On the military side, the three biggest cities in Libya as a whole — Tripoli, Benghazi, and Misrata respectively — are under full or partial control of the pro-GNC faction and their various aligned Islamist-leaning militias. And the pro-HOR/Hifter forces in Benghazi are reportedly being utterly wrecked by the pro-GNC forces, even while armed with fighter jets and supported by the Egyptian military: In the past month, eighty percent of all deaths (military, Islamist, and civilians) in Benghazi have been from the military or Hifterite militias, according to Agence France Presse, based on Red Crescent and hospital accounts.

Even Tobruk’s calm has been punctured by bombing attacks on temporary government facilities, which began on October 29. (And nearby Derna has reportedly officially fallen this week to a newly recognized ISIS affiliate led by several hundred Libyan combat veterans of ISIS’s Syria/Iraq war.) Perhaps they want to secede, but the pro-HOR tribal authorities of Cyrenaica might not have much territorial control left soon, without a full-scale foreign intervention. And nobody really has the energy or time for that at the moment, including the governments strongly opposed to the GNC backers.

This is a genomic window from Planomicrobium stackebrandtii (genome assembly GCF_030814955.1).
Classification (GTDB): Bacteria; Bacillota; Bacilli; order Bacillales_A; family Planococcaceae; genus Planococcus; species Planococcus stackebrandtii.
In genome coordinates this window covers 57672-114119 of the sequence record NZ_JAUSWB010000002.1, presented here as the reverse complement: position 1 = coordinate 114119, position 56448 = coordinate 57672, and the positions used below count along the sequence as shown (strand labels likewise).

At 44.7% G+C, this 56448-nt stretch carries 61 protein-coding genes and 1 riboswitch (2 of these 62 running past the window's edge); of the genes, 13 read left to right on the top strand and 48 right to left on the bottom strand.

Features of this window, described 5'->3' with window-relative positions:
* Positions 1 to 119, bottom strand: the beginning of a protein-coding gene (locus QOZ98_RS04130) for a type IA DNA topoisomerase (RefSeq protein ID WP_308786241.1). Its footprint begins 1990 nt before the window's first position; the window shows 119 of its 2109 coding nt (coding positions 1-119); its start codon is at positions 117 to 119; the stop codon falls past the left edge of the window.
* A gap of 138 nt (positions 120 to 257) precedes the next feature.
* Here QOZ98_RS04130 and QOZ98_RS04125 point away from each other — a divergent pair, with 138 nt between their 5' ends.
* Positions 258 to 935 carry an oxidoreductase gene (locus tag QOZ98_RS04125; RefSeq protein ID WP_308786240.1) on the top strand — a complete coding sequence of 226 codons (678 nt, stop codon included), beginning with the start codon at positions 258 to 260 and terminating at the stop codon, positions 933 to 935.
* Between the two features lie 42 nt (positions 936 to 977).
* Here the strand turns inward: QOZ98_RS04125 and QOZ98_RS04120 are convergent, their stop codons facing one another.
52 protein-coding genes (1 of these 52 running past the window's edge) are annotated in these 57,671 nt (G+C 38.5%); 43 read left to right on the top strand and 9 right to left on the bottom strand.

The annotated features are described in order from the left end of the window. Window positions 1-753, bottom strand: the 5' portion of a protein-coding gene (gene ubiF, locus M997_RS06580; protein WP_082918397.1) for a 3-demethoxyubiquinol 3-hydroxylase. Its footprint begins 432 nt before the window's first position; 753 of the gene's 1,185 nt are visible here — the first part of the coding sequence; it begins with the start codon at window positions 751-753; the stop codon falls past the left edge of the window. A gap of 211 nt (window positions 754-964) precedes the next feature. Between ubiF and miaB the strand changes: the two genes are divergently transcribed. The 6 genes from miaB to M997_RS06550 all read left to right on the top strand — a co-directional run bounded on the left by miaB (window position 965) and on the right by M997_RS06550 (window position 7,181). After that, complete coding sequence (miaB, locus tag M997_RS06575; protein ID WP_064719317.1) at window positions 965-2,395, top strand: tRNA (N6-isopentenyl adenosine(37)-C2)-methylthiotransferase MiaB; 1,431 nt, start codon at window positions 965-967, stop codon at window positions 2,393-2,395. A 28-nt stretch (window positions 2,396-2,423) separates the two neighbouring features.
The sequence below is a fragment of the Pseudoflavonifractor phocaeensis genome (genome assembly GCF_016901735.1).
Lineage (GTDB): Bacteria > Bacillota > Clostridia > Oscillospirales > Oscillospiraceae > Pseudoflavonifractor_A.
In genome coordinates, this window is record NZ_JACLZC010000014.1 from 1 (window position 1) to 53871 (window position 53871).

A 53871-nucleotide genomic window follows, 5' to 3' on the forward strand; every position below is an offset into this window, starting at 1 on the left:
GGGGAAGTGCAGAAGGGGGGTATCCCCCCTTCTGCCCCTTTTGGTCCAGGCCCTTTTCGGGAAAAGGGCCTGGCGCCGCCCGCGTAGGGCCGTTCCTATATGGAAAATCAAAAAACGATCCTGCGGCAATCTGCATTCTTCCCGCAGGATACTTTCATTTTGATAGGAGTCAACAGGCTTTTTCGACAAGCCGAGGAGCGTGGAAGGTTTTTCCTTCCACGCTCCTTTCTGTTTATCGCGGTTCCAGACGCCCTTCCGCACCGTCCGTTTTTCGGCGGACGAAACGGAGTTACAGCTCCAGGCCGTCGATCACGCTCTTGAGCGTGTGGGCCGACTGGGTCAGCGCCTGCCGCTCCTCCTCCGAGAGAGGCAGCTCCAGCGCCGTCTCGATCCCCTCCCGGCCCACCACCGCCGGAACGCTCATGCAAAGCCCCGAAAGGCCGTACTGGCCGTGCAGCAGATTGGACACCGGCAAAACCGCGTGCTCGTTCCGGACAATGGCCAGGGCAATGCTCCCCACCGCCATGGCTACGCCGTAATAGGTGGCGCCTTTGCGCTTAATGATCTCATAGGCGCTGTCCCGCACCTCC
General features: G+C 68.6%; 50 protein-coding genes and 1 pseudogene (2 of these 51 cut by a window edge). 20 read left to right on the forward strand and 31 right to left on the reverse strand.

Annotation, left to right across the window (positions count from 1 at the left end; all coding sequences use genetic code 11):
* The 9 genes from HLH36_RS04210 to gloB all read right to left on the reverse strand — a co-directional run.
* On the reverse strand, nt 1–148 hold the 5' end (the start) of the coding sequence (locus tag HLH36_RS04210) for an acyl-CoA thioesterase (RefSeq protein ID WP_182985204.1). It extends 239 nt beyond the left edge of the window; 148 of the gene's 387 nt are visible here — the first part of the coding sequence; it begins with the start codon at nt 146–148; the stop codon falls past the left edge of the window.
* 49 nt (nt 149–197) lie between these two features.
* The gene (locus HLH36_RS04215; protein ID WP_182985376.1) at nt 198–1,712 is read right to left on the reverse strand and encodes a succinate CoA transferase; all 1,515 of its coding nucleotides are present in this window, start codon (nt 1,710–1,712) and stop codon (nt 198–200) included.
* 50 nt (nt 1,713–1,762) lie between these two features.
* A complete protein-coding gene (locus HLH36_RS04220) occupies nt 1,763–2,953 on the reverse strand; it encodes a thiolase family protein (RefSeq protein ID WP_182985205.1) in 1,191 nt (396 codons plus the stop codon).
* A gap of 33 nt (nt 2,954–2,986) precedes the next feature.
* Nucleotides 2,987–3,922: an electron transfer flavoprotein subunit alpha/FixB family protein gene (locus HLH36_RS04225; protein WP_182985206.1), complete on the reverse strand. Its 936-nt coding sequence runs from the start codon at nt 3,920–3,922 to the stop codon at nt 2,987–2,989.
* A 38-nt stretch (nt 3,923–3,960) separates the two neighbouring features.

Map of the three pre-1963 Libyan provinces approximated over a map of present-day subdivisions. (Credit: Spesh531 - Wikimedia)

Map of the three pre-1963 Libyan provinces approximated over a map of present-day subdivisions. (Credit: Spesh531 – Wikimedia)

Confusion in Libya as Egyptian jets bomb Benghazi

It’s pretty hard to tell what’s going on in Libya right now, even for the people there…

First, a quick recap of the year to present before today’s big event: